John Tudor & Son of Bridgend closed after the outbreak
Families hit by an E.coli outbreak which left one child dead and 150 people ill found it "galling" lessons from other cases were not learned.
Five-year-old Mason Jones from near Bargoed, Caerphilly, died during the outbreak in 2005.
The events caused "lasting and untold harm" to many families, a public inquiry was told.
Bridgend butcher William Tudor was jailed for a year in September after admitting supplying contaminated meat.
The E.coli outbreak became the second largest to occur in the UK, prompting the public inquiry, chaired by Professor Hugh Pennington, which is hearing final submissions on Wednesday and Thursday.
Mark Powell QC, representing the families, said warnings had not been heeded following an E.coli outbreak in Scotland between 1996 and 1997 which left 21 elderly people dead.
Mr Powell said: "It is galling to the families that many of the observations the Sheriff's inquiry, with the substitution of the name of Tudor for that of Barr, the butcher involved in that outbreak, could be written about the 2005 outbreak.
Mason Jones, five, died after eating contaminated cooked meat
"Much of what was said then could equally be said now."
It was as if the report following the Scottish outbreak was never written, he told Professor Pennington, adding: "The families are determined that in 10 year's time, the same might not be said of your enquiry."
The public "is entitled to eat safe food", the hearing was told.
Mr Powell said William Tudor "was motivated by greed and profit" but criticised public agencies for failing to prevent the outbreak by allowing him to continue working.
The hearing heard Tudor "fobbed off" inspectors who were "not thorough enough", and who should have become "highly suspicious" about the lack of detailed records.
The families believe Bridgend County Borough Council gave Tudor the licence to "get away with selling infected meat" and that this ultimately led to Mason's death.
Mr Powell criticised evidence given by the council during the hearing and said they were attempting to "defend the indefensible".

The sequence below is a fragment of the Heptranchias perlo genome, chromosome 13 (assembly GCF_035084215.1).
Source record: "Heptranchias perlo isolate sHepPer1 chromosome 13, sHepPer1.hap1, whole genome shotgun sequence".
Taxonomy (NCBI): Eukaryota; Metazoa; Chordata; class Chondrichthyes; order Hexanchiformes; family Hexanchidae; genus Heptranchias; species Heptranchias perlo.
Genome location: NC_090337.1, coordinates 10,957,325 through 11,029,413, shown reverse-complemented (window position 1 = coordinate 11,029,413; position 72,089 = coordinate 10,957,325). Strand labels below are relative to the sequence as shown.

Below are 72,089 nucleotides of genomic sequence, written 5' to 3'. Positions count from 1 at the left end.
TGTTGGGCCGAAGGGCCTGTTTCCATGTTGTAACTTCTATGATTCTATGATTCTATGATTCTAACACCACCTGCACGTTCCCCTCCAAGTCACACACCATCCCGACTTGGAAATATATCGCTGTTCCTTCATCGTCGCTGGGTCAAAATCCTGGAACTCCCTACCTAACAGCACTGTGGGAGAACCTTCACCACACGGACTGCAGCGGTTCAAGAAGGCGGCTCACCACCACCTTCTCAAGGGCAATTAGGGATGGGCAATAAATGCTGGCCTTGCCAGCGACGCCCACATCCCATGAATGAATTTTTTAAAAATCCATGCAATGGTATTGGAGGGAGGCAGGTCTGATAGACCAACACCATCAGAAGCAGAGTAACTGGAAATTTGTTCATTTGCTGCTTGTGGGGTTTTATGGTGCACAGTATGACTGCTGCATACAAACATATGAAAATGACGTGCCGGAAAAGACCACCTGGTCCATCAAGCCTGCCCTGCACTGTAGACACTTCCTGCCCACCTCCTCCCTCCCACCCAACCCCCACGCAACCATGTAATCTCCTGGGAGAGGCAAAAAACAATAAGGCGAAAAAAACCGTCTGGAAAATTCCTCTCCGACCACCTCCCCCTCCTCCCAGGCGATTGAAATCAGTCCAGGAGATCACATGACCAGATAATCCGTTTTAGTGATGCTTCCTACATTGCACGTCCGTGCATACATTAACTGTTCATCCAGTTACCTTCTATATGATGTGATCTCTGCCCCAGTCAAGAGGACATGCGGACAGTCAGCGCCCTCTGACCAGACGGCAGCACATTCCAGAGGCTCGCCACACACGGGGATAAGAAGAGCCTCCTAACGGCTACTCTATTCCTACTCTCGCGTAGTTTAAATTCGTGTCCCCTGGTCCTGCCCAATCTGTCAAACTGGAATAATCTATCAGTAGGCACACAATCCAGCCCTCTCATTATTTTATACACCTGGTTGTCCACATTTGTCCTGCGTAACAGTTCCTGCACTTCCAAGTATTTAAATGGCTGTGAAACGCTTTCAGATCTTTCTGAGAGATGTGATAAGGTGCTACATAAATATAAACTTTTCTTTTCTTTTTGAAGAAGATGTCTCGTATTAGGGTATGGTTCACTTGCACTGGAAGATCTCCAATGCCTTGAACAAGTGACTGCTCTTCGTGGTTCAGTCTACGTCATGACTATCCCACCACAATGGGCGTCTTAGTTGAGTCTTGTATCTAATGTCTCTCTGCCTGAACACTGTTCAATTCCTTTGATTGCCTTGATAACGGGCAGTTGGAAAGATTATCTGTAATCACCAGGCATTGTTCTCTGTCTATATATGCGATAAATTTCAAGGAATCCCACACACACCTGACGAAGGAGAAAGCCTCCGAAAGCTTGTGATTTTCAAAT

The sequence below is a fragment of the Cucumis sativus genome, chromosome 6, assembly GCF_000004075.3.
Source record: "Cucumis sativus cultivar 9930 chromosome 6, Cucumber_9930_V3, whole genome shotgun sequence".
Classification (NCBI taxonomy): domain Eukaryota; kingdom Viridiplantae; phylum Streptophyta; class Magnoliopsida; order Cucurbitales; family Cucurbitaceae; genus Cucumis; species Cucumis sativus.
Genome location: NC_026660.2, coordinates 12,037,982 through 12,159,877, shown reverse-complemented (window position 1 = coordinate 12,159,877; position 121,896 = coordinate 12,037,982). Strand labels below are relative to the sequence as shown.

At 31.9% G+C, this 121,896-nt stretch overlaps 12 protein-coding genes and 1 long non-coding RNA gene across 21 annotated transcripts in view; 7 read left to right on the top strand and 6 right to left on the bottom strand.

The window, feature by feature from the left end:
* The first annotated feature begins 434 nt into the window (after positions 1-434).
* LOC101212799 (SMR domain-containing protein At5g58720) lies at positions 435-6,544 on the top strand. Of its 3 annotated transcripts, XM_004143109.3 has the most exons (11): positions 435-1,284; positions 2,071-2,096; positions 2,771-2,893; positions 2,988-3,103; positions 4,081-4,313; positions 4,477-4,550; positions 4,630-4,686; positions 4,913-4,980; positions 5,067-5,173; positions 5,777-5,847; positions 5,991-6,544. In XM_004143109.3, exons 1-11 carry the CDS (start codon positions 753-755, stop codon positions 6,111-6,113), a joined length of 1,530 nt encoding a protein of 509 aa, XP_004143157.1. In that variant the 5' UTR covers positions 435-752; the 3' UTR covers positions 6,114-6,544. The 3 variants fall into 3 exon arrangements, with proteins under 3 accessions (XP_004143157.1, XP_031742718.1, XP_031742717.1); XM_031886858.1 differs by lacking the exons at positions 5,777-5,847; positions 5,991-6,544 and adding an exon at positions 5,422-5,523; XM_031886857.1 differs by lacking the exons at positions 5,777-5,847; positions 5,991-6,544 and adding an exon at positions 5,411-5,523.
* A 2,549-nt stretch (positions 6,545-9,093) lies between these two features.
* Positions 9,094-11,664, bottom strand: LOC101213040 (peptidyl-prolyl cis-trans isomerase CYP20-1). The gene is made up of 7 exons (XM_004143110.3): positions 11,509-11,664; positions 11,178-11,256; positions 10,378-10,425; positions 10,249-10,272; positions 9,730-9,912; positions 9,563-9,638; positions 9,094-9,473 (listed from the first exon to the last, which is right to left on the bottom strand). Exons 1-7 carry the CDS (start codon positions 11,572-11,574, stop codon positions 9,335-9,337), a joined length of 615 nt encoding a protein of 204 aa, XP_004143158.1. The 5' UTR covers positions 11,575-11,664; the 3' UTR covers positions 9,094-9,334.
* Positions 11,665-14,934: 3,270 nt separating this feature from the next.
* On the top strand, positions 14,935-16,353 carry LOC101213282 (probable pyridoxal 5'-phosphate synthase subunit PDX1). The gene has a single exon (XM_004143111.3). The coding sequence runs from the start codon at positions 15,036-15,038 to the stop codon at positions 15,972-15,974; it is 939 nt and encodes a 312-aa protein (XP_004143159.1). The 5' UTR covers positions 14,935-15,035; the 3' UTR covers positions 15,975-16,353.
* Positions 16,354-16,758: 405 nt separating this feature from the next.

"In South Wales in 2005, a child died and 150 other people were directly affected, and many, many more were indirectly affected, because of the systematic failure of the regulatory bodies to prevent a rogue trader selling contaminated meat," he said.
In previous submissions to the inquiry, lawyers for the families involved have said failures "both systematic and personal" enabled Mr Tudor to operate from a factory which created a 'high probability of risk', and that Bridgend Council failed in their statutory duties.
However, in its closing written submissions, the council has defended its role in inspecting the John Tudor & Son factory.
It said it a "reasonable" decision had been made to allow one vacuum-packing machine to be used at the premises for cooked and raw meat processing, stressing that rules on the issue were "unclear".
Anthony Vines from Bridgend council accepted the "pain, loss and suffering" caused to many families, and offered the authority's deepest sympathy to them.
Professor Pennington's report is expected later this year
However one female observer said: "It's too late."
He told the hearing Tudor gave the impression of being competent and informed and his training and knowledge meant inspectors would have to "catch him out" if he was making short cuts.
Photographs shown to the inquiry have revealed the unhygienic conditions in the factory, with congealed blood on machines and pieces of raw meat left on the floor.
Bridgend council accepted that there were deficiencies in the way its officers worked with the factory to introduce a hazard assessment plan.
But it says that the scheme was introduced on a "softly softly" basis.
Jonathan Walters, representing Caerphilly County Borough Council, said what happened was nothing short of a disgrace, adding: "If Mr Tudor has a conscience...we hope it troubles him."
No date has been given for a publication of Professor Pennington's report, but it is expected later in the year.
He said more evidence has been submitted, but he is now working on the second stage of the hearing to consider the implications of the 2005 outbreak.
An inquest into Mason's death will not be held until after the report is published.